Rising smartphone numbers spark 'Video on Demand' battle

Free movies, TV shows galore through net-connected mobile apps

Rising smartphone numbers  spark 'Video on Demand' battle

Missed last night’s TV premiere of your favourite movie? Unless you were hooked to the idiot box for a repeat, you’d have no chance of catching it again.

A YouTube search would help only if someone had uploaded it, but the quality could stump you. The only way out: Video on Demand (VoD), a concept still in its infancy in India, but all set for a hyper surge.

Fighting it out on this nascent arena are players such as Spuul, BigFlix, BoxTV and ErosNow, all of which offer movies and on-demand TV shows at the click of an app on your mobile phone or tablet. Offering over 950 films – 600 of them free to view on demand – and with more than 10,000 hours of TV programmes, Spuul takes the same route to connect with its subscribers. 

Rising video appetite  

Rising smartphone numbers (the last count showed over 900 million mobile subscribers in the country) has tremendously boosted the user’s appetite for videos on the mobile platforms. VoD players are betting big on this demand for videos that could be searched and accessed anywhere, any time. Suddenly, you don’t need to be glued to your TV on prime-time to catch that show!

But this liberty to pick and choose a video from a mobile app could take time before it becomes mainstream. Reason: Internet broadband speeds are still slow, data charges are high, leading to poor user experience. Videos tend to buffer or pixelate. Spuul, as its India operations chief Rajiv Vaidya told Deccan Herald, has found a way out by using adaptive bit rate to suit the subscriber’s Internet speed.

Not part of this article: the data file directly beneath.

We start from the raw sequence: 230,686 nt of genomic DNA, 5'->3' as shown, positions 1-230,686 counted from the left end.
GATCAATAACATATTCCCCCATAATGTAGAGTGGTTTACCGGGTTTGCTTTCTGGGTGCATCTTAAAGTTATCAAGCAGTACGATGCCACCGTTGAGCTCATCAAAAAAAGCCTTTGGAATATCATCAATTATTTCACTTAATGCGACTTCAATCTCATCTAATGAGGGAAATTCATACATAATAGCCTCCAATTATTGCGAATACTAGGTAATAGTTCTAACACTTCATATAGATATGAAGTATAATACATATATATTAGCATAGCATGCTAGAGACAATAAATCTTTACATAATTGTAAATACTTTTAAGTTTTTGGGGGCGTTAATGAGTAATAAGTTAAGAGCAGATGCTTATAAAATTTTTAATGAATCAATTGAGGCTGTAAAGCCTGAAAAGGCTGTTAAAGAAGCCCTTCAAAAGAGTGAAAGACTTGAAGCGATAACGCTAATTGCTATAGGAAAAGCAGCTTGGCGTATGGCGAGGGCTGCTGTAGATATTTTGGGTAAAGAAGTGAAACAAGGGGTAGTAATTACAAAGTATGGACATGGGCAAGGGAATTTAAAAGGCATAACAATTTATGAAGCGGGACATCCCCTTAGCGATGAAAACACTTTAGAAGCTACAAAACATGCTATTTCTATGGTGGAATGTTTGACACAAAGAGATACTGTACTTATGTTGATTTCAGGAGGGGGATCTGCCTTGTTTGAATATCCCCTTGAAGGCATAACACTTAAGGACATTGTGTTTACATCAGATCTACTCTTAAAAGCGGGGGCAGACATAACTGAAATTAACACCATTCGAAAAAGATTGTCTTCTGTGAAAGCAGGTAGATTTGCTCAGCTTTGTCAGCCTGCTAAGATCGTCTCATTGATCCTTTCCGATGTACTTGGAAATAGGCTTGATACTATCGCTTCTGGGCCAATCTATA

This prevents buffering, ensuring seamless video playback. Even if a TV is not smart, WiFi dongles such as Google Chromecast could now help you beam a movie right from a smartphone app to the TV screen. Spuul and ErosNow are both compatible with Chromecast on Android phones and Airplay on iOS.   

Offline videos 

To overcome the challenges of bandwidth and Net connectivity, Spuul has also jumped ion the offline video bandwagon. Vaidya explained how it works: “You can download a movie on your device and keep it for 72 hours, after which it expires. This is possible since the time stamp is coded within the movie codec.” YouTube had launched the offline feature earlier. 

Headquartered in Singapore, Spuul had initially catered to the Indian diaspora in the UK, the US, Australia and the Middle East. “Now, we have a lot of Indian content, mainly Bollywood and regional films from the South. The content is curated and not user-generated. Ninety per cent of the consumption is on mobile phones and tablets,” said Vaidya. 

Hollywood films are right now not in Spuul’s radar. But a Bollywood movie premiered in theatres might just land up on Spuul within two weeks. For TV shows, that lead time could be four to five hours.

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